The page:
By Yeshey Dorji
I am perhaps among the very few Bhutanese who have trekked to almost all the highest regions of the country. I have trekked the Tsokar-Tsonag-Terdalhatso-Gosung areas in Singye Dzong. I have trekked the Nagchungla and Jumokungkhar regions in Merak in the eastern parts of the country.
In the central parts of the country, I have trekked to the very base of Gangkhar Puensum – Bhutan’s highest mountain and the world’s highest unclimbed peak, and to Dhur Tsachu Bhutan’s most pristine hotspring, on the route to the world famous Snowman Trek.
In the north-west, I have trekked to the base of Jumolhari, Jichu Drake, Jo Gem, Bonte-La, Lingzhi and Chebesa. I trekked to the base of Masagang, Gungchen-Taag, Tserimgung, Tarigang and Lunana, including to the very base of Gungchen Singye. In Haa region, I have trekked to Gonzola, Nobtsonapatra, Chundugang, Chundulhatso, Sinchulumpa etc.
Thus, because I have been to most of the treks, I can say that of all the treks, the Jumolhari Base Camp trek is the very best. It is the easiest and the most popular among the tourists with trekking on their itinerary. It is also perhaps the shortest – it can now be done in two days – even by the chilips. A seven year old kid can do the trek with ease!
On the Jumolhari Base Camp trek, one can see the most beautiful views anywhere else. In two days one arrives at a location where one can view: Jumolhari, Bhutan’s second highest peak; Jichu Drake, twin Tsophu Lakes, Bonte-La, Jo Gem, Ngele-La etc. It is for this reason that Jumolhari Base Camp trek is the most popular trek among trekkers – it is short and it is absolutely stunning. One trek group comprising of high end photographers from USA I hosted last year spent entire 6 days in Jumolhari – they refused to move – they were supposed to trek to Lingzhi and then exit through Dodena. They said that they did not believe that there can be a more beautiful place than where they were – Jumolhari base.
Even our Hon’ble Prime Minister one day told me that Jumolhari Base Camp holds the highest potential for tourism and that Bhutan should look at how to develop it to offer better experience to the trekkers.
But now it is being devastated. The Bhutan Power Corporation chose to build their transmission lines right along side the trekking trails. In the process, the trail is strewn with felled trees. Trekkers who pay thousands of dollars are made to negotiate their trek through a trail that is covered with trees and branches – risking injury and fatality.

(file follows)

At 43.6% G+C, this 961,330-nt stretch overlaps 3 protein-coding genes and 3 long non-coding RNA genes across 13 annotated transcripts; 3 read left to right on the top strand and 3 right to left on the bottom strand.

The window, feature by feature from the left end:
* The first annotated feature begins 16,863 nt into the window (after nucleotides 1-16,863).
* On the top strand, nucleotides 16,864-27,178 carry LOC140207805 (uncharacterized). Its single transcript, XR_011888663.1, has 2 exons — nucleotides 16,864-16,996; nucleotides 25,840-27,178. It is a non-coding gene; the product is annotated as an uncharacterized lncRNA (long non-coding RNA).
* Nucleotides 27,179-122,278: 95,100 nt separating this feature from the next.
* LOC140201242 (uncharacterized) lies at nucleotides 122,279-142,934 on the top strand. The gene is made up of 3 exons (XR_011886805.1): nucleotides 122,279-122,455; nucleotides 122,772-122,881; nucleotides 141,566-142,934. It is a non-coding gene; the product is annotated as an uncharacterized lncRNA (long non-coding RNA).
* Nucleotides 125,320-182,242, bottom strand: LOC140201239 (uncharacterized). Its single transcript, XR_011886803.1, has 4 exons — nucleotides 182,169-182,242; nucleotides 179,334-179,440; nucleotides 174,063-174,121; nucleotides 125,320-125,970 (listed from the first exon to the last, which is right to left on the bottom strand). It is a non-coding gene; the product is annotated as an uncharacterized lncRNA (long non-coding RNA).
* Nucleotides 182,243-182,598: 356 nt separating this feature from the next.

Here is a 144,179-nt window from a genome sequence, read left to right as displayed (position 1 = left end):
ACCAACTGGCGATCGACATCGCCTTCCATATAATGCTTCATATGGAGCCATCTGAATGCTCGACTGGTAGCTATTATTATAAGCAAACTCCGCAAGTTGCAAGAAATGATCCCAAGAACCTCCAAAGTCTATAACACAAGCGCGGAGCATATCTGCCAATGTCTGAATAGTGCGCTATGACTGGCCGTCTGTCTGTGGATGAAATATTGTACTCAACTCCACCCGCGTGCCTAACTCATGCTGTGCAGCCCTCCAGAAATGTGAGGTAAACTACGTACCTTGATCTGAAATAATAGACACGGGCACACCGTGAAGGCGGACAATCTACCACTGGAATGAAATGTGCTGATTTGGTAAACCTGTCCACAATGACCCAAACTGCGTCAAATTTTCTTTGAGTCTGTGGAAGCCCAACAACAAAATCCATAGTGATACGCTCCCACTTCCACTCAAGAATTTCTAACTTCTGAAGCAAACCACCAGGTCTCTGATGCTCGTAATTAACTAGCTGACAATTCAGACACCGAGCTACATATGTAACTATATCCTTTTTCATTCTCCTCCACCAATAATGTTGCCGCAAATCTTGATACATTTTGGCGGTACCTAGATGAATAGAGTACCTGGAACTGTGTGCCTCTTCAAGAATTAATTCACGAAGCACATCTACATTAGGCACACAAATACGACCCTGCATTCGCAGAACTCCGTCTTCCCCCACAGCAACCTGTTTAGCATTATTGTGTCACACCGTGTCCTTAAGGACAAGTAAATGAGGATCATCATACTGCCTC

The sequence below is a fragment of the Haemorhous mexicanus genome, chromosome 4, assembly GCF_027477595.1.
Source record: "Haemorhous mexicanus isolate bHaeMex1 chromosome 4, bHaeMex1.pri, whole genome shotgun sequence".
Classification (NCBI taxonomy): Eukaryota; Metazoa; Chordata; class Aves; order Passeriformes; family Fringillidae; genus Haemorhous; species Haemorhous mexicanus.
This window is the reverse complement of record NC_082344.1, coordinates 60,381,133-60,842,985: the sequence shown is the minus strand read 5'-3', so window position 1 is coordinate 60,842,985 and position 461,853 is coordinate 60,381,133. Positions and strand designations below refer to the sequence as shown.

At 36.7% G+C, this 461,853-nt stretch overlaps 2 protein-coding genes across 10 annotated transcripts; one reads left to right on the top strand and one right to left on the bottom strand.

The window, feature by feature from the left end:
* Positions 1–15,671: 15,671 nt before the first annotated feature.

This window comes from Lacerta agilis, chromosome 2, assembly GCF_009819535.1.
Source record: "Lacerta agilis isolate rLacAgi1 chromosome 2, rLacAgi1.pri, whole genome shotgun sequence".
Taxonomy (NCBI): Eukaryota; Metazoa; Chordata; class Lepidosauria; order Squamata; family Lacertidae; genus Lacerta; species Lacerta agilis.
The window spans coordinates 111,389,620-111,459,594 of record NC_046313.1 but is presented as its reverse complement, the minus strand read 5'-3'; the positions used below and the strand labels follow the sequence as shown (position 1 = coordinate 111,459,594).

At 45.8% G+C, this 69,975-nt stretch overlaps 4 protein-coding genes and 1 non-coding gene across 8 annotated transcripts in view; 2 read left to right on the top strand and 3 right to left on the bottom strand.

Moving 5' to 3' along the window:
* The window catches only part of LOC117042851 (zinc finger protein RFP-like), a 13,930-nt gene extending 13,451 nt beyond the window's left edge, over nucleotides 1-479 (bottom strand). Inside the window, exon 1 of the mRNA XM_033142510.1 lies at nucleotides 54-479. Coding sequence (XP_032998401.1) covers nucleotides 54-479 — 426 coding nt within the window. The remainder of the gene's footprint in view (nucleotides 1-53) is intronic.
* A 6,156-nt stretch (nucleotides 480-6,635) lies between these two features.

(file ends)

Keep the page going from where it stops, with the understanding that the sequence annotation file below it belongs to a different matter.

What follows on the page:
How did the government allow this? The government surely knows the consequences of allowing BPC to destroy the country’s most famous trek route. The BPC should have been more responsible than to cause such destruction to the trail and, ultimately, wipe out Bhutan’s biggest attraction for trekkers.
How is the BPC going to compensate the country for their mindless act? Who was responsible to authorize such destruction? It is not enough to say that service delivery is their responsibility. Service delivery with responsibility should be their first duty.
One tour operator told me that one group has already cancelled their trekking trip to the Jumolhari Base Camp. We will see many more cancellations in the coming months as trekkers become aware of the devastation. Over time, this trek route will no longer draw trekkers – resulting in loss of millions of dollars in revenue. Even more worrisome, Bhutan’s image as a champion of environmental conservation will take a beating.
As I said, the Bhutanese tourism industry is targeted for demolition. Look at the road-widening works – it is something that we do not need and yet it has been forced on us. Now the road is all dug up from Thimphu to Trashigang. Journey over these roads are painful, laborious, long and dangerous. The Hon’ble Minister of MoWHS had said last August that the roads will be done in three years time. I have stated that it will not be done in twenty years. She must already get the sneaky feeling that I may be right, because “pre-financing” of the road widening works have already begun.
I wish people would do things with a little bit more sensitivity – put ones heart into what one is doing. Mindlessness is becoming too rampant among the Bhutanese.